“Megan Thee Stallion portraying herself with aggressive, masculine undertones is why people have reacted [to her getting shot] with no sympathy. The value you pay for acting masculine is being treated like a person”

Megan is described as “acting masculine” not because she actually ‘acts like a person’ but because her darker skin, 5”10 stature and body shape don’t fit into the Eurocentric understandings of womanhood. The creator of the tweet (and plenty of others) imagine Megan is responsible for her assault due to her inability to act ‘womanly’. Though the shooting occurred in 2020, discussion about Megan’s gender and her believability got here into query once more this 12 months when Drake accused Megan of lying concerning the assault in his song “Circo Loco” from his recent album Her Loss

The list of girls in the general public sphere who’ve been ridiculed, ostracised and psychologically punished for not ‘complying’ with the principles of womanhood is countless. From victims of abuse like Heard, Sally and Megan to women like Jada Pinkett Smith, Billie Eilish, Meghan Markle, and Francine Niyonsaba. For years, we’ve also seen this occur to women like Lady Gaga, Caster Semenya, Serena Williams and Michelle Obama. This is identical treatment trans people have continually been subjected to and have continually asked cis people to denounce.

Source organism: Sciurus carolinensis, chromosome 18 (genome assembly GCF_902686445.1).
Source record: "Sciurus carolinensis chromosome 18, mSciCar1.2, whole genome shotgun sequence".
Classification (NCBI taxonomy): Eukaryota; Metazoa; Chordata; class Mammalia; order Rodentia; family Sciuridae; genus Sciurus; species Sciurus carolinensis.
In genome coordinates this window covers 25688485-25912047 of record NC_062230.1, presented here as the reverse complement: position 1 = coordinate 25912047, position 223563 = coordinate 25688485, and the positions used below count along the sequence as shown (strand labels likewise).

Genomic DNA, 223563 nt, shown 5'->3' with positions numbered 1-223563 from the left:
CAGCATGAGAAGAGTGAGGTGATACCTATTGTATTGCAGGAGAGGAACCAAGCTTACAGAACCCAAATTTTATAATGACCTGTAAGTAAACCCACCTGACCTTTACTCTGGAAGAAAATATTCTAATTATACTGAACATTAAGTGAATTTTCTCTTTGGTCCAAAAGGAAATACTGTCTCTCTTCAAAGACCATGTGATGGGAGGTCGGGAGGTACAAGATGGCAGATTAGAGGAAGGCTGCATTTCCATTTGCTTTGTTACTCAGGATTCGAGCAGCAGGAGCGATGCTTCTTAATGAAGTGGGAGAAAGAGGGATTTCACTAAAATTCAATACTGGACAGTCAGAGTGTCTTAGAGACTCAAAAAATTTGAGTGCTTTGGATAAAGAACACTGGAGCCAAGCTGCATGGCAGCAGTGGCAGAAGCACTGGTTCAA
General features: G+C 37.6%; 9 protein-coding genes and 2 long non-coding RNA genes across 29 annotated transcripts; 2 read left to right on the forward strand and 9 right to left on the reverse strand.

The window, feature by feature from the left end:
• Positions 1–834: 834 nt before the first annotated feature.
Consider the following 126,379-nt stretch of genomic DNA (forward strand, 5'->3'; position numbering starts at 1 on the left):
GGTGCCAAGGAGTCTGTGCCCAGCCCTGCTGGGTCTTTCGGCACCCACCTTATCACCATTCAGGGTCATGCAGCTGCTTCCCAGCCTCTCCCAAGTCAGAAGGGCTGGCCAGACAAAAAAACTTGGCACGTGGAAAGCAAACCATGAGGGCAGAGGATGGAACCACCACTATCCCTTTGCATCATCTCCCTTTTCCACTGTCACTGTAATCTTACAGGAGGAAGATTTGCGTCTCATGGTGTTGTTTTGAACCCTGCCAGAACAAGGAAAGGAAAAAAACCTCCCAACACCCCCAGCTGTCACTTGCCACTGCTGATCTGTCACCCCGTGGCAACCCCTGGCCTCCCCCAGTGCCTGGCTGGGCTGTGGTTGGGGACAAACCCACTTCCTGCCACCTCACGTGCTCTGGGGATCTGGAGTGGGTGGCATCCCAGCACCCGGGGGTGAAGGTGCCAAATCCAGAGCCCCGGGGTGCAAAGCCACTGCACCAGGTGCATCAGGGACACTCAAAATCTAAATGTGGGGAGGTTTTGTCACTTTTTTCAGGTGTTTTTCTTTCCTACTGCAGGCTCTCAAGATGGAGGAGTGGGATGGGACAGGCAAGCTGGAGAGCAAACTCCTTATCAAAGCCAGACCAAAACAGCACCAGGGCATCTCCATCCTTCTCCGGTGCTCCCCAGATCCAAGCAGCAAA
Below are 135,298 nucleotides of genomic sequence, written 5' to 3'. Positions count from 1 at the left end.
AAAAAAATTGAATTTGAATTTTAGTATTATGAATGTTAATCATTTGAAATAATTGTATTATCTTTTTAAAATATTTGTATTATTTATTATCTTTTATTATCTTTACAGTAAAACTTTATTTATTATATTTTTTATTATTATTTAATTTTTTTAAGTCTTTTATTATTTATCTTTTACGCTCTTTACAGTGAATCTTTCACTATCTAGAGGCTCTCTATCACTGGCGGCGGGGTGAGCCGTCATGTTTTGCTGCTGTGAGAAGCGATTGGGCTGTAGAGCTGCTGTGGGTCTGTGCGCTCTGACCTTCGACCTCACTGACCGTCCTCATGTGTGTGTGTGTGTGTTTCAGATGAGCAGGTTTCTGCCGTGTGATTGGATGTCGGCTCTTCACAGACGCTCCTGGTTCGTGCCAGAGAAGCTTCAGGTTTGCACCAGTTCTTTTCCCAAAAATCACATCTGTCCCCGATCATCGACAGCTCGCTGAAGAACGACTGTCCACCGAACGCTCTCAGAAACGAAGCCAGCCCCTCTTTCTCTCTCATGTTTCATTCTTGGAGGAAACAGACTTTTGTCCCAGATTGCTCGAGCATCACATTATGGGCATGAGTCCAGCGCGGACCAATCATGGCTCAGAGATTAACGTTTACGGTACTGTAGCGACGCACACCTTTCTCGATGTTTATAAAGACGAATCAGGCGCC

Many (cis) people see trans issues as not pertaining to them, but our problems are the identical. As author Sophia Giovannitti explains in her essay In Defence of Men, “each time a cis lesbian fights for laws denying trans women the proper to make use of women’s restrooms, she strengthens the oppression of all women.” Every TERF working against trans women is hurting all women. Every anti-trans laws put into law hurts all people, not only trans people. These laws and legislations reaffirm harmful traditional gender binaries that profit nobody. If this 12 months has taught us anything, it’s that trans liberation will liberate everyone.  

Our world is built on binary pondering. From the binaries of male or female, victim or villain, and virgin or whore; it’s how we’re socialised to make sense of all of it. While this fashion of pondering helps us feel a way of control or certainty, it thrives on oversimplifications, generalisations and stereotypes that harm people greater than it helps them. Once we resist binaries, we challenge violent systems of supremacy that dictate what we will and can’t do and who we will and might not be. In some ways, by refusing binaries, the world becomes more disorderly, untidy and chaotic. But as Lola Olufemi writes in her seminal text, Feminism Interrupted, “Chaos allows us to take a look at the way in which that violence is a central organising principle for our societies and, more importantly, helps us discover the bodies which might be nearest to it”.